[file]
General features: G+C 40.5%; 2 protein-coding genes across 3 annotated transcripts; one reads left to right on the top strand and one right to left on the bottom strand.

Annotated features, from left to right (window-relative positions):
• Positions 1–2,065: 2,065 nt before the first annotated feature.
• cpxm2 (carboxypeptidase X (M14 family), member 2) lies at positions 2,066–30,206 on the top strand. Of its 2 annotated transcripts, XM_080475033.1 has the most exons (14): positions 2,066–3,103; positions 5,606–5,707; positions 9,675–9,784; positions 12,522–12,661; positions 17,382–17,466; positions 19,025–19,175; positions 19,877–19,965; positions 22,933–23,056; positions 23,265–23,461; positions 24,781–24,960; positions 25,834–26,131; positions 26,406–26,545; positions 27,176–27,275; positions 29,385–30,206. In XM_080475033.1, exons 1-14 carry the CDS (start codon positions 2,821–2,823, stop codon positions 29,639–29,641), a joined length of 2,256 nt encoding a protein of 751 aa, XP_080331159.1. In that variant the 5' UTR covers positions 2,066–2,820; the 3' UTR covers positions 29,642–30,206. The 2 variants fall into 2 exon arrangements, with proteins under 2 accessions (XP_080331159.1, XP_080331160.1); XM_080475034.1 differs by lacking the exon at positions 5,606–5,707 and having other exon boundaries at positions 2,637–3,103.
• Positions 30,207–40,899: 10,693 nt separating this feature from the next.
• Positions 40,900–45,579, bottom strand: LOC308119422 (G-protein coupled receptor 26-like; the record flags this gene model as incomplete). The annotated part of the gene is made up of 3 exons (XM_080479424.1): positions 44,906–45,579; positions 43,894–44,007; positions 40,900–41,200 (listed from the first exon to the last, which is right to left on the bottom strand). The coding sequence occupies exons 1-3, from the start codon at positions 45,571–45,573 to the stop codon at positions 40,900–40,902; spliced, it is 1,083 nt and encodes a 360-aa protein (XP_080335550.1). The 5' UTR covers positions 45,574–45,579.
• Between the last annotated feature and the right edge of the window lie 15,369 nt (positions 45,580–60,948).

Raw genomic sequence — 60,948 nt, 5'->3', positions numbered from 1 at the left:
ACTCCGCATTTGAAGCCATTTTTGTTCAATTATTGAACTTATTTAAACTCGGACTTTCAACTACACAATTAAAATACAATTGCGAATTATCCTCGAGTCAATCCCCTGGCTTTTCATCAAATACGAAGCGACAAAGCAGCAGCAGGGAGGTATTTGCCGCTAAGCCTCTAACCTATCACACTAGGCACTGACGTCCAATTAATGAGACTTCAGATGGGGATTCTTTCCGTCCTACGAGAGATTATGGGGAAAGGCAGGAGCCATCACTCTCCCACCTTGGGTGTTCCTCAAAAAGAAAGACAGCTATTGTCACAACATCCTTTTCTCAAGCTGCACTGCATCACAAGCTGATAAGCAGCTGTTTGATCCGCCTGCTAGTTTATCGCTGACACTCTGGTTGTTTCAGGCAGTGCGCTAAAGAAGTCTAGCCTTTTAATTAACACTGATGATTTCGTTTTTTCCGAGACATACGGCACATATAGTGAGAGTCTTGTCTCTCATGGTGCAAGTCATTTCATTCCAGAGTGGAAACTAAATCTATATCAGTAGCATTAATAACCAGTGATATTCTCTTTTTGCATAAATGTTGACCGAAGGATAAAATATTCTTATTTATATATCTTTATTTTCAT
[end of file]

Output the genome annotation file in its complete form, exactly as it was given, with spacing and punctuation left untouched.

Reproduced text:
General features: G+C 40.5%; 2 protein-coding genes across 3 annotated transcripts; one reads left to right on the top strand and one right to left on the bottom strand.

Annotated features, from left to right (window-relative positions):
• Positions 1–2,065: 2,065 nt before the first annotated feature.
• cpxm2 (carboxypeptidase X (M14 family), member 2) lies at positions 2,066–30,206 on the top strand. Of its 2 annotated transcripts, XM_080475033.1 has the most exons (14): positions 2,066–3,103; positions 5,606–5,707; positions 9,675–9,784; positions 12,522–12,661; positions 17,382–17,466; positions 19,025–19,175; positions 19,877–19,965; positions 22,933–23,056; positions 23,265–23,461; positions 24,781–24,960; positions 25,834–26,131; positions 26,406–26,545; positions 27,176–27,275; positions 29,385–30,206. In XM_080475033.1, exons 1-14 carry the CDS (start codon positions 2,821–2,823, stop codon positions 29,639–29,641), a joined length of 2,256 nt encoding a protein of 751 aa, XP_080331159.1. In that variant the 5' UTR covers positions 2,066–2,820; the 3' UTR covers positions 29,642–30,206. The 2 variants fall into 2 exon arrangements, with proteins under 2 accessions (XP_080331159.1, XP_080331160.1); XM_080475034.1 differs by lacking the exon at positions 5,606–5,707 and having other exon boundaries at positions 2,637–3,103.
• Positions 30,207–40,899: 10,693 nt separating this feature from the next.
• Positions 40,900–45,579, bottom strand: LOC308119422 (G-protein coupled receptor 26-like; the record flags this gene model as incomplete). The annotated part of the gene is made up of 3 exons (XM_080479424.1): positions 44,906–45,579; positions 43,894–44,007; positions 40,900–41,200 (listed from the first exon to the last, which is right to left on the bottom strand). The coding sequence occupies exons 1-3, from the start codon at positions 45,571–45,573 to the stop codon at positions 40,900–40,902; spliced, it is 1,083 nt and encodes a 360-aa protein (XP_080335550.1). The 5' UTR covers positions 45,574–45,579.
• Between the last annotated feature and the right edge of the window lie 15,369 nt (positions 45,580–60,948).

Raw genomic sequence — 60,948 nt, 5'->3', positions numbered from 1 at the left:
ACTCCGCATTTGAAGCCATTTTTGTTCAATTATTGAACTTATTTAAACTCGGACTTTCAACTACACAATTAAAATACAATTGCGAATTATCCTCGAGTCAATCCCCTGGCTTTTCATCAAATACGAAGCGACAAAGCAGCAGCAGGGAGGTATTTGCCGCTAAGCCTCTAACCTATCACACTAGGCACTGACGTCCAATTAATGAGACTTCAGATGGGGATTCTTTCCGTCCTACGAGAGATTATGGGGAAAGGCAGGAGCCATCACTCTCCCACCTTGGGTGTTCCTCAAAAAGAAAGACAGCTATTGTCACAACATCCTTTTCTCAAGCTGCACTGCATCACAAGCTGATAAGCAGCTGTTTGATCCGCCTGCTAGTTTATCGCTGACACTCTGGTTGTTTCAGGCAGTGCGCTAAAGAAGTCTAGCCTTTTAATTAACACTGATGATTTCGTTTTTTCCGAGACATACGGCACATATAGTGAGAGTCTTGTCTCTCATGGTGCAAGTCATTTCATTCCAGAGTGGAAACTAAATCTATATCAGTAGCATTAATAACCAGTGATATTCTCTTTTTGCATAAATGTTGACCGAAGGATAAAATATTCTTATTTATATATCTTTATTTTCAT